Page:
And then I found a letter Tennessee wrote to his friend Jay (James Laughlin, an editor at new Dramatists) in 1942 that really says it all. “The plot is a coat-hanger for the verse, and the verse is a coat hanger for the passages of really intense and good poetry. All my best poetry is tucked away in long and short plays: like bonfires of lyrical talk that spring unexpectedly…much to the distress of commercial producers who prefer the raw beef of action and plot which one has to fling at them.”
I think the four characters in Le Monde capture some of the most basic archetypes in Tennessee’s work. In a way, it is a prism to four sides of his own personality. The domineering mother from hell; the wounded/cripple in need of help and understanding; the sexy, male, macho lover; the mysterious stranger capable of pointless brutalities couched in a poetic landscape as real as something by Beckett or Ionesco. Looking through his letters and reading how much he loved and how much he hurt those around him, I saw how much Tennessee was in each part. And when playing any one of these roles, it is a tremendous help to each actor to see a bit of those other traits in each of them.
David Kaplan, curator of the Provincetown festival, has some wonderful events planned this year and a newly-edited book called Tenn at One Hundred that I am looking forward to reading. I am glad to see that critical opinion on Tennessee is starting to shift as we celebrate his 100th birthday.
1970’s Green Eyes got a great review in the New York Times last month, and John Lahr wrote a New Yorker article that affirms the value of re-examining Tennessee’s experimental work.
We at Beau Jest began to read a number of one-acts for a possible pairing with Le Monde to make a full-length, macabre evening, which we may do at some point, but we aren’t going to do anything with it this year. I think we’ll just be an audience for other Tennessee Williams shows around the country while we prepare for our next show, Aristophanes’ The Birds, premiering in Boston in 2012.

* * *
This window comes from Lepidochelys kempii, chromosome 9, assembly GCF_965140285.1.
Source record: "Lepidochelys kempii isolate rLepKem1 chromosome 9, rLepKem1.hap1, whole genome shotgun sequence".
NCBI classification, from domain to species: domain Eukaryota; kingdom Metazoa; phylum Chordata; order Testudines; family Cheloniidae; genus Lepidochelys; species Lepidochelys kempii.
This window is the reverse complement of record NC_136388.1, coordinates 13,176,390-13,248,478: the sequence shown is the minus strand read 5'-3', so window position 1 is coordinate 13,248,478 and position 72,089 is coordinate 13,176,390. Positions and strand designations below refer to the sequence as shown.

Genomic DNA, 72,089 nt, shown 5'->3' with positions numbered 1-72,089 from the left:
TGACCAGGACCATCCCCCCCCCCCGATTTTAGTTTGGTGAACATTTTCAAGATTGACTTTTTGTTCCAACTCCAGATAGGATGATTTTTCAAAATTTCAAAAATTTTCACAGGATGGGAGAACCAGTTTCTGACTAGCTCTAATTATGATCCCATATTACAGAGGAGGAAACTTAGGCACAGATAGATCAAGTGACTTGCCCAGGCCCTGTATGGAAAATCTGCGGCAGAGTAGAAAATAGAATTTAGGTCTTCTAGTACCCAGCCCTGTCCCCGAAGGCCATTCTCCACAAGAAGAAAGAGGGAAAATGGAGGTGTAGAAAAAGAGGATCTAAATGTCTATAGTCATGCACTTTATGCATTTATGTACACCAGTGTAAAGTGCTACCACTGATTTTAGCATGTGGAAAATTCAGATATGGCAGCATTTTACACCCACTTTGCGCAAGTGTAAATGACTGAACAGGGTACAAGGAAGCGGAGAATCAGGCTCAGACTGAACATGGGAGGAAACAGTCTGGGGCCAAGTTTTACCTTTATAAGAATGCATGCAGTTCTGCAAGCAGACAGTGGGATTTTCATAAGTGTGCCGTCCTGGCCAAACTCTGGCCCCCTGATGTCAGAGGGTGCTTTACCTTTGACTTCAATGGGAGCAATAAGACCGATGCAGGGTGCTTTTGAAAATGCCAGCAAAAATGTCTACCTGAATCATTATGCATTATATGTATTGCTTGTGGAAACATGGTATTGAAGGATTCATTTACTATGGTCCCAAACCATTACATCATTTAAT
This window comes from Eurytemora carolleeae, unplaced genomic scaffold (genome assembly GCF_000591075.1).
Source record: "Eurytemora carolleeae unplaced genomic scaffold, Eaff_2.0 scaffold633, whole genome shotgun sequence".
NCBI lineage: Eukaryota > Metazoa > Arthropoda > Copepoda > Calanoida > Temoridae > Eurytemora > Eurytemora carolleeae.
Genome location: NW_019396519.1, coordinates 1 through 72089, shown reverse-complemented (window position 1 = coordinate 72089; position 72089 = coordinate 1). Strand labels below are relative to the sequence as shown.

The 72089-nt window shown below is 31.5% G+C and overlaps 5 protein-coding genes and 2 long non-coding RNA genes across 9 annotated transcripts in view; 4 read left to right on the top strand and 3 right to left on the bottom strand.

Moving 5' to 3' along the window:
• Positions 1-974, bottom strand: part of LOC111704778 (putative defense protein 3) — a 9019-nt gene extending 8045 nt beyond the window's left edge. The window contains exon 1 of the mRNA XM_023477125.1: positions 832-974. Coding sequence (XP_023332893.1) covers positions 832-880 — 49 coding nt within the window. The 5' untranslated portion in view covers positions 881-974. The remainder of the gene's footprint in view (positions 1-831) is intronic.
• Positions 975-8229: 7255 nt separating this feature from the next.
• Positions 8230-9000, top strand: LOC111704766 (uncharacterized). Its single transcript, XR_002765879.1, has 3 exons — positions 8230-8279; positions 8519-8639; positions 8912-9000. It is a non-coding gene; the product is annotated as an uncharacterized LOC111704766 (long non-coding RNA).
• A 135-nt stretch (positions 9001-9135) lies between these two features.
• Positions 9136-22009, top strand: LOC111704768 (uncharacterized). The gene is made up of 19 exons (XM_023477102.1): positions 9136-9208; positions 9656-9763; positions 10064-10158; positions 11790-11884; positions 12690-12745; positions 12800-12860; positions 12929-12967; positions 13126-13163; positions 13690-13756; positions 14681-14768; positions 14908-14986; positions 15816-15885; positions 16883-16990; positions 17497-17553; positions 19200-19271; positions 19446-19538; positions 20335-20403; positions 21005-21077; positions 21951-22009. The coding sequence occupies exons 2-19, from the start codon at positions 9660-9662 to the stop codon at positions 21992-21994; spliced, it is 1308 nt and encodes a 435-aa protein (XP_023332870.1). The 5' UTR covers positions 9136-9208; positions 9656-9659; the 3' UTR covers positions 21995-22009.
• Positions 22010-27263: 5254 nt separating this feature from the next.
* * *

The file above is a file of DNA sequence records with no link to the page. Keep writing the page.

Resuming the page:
While doing research, I did become obsessed with the original version of Camino Real. Talk about poetic with no plot! Its a lovely, mysterious, allegorical play that deserves a full production. I think the world is more ready for it now, in all its fractured and mysterious beauty.
When it was put on Broadway, the original Ten Blocks became Sixteen, and all the poetry and beauty of the original collapsed under efforts to make it a more palatable commercial play. I think Beau Jest will be able to realize his original vision, right down to the gaudy flowers made of tin and the violets breaking through the rocks in the mountains, with guitar music wafting through the plaza and street sweepers mopping up the dead, but it is going to take a while. Not a lot happens in terms of plot and action, so we’ll need to educate the audience beforehand as to what kind of world they will be entering.
But it’s one that I think deserves to be seen, with the right actors and the right designers. Maybe site-specific in Greece? I hope to do it within the next five years, and if anyone else gets to it first, more power to ‘em. I’d really like to see it come to life as he dreamed it.
Happy Birthday, Tennessee, and thanks for putting so much of what is inexpressible in life into words.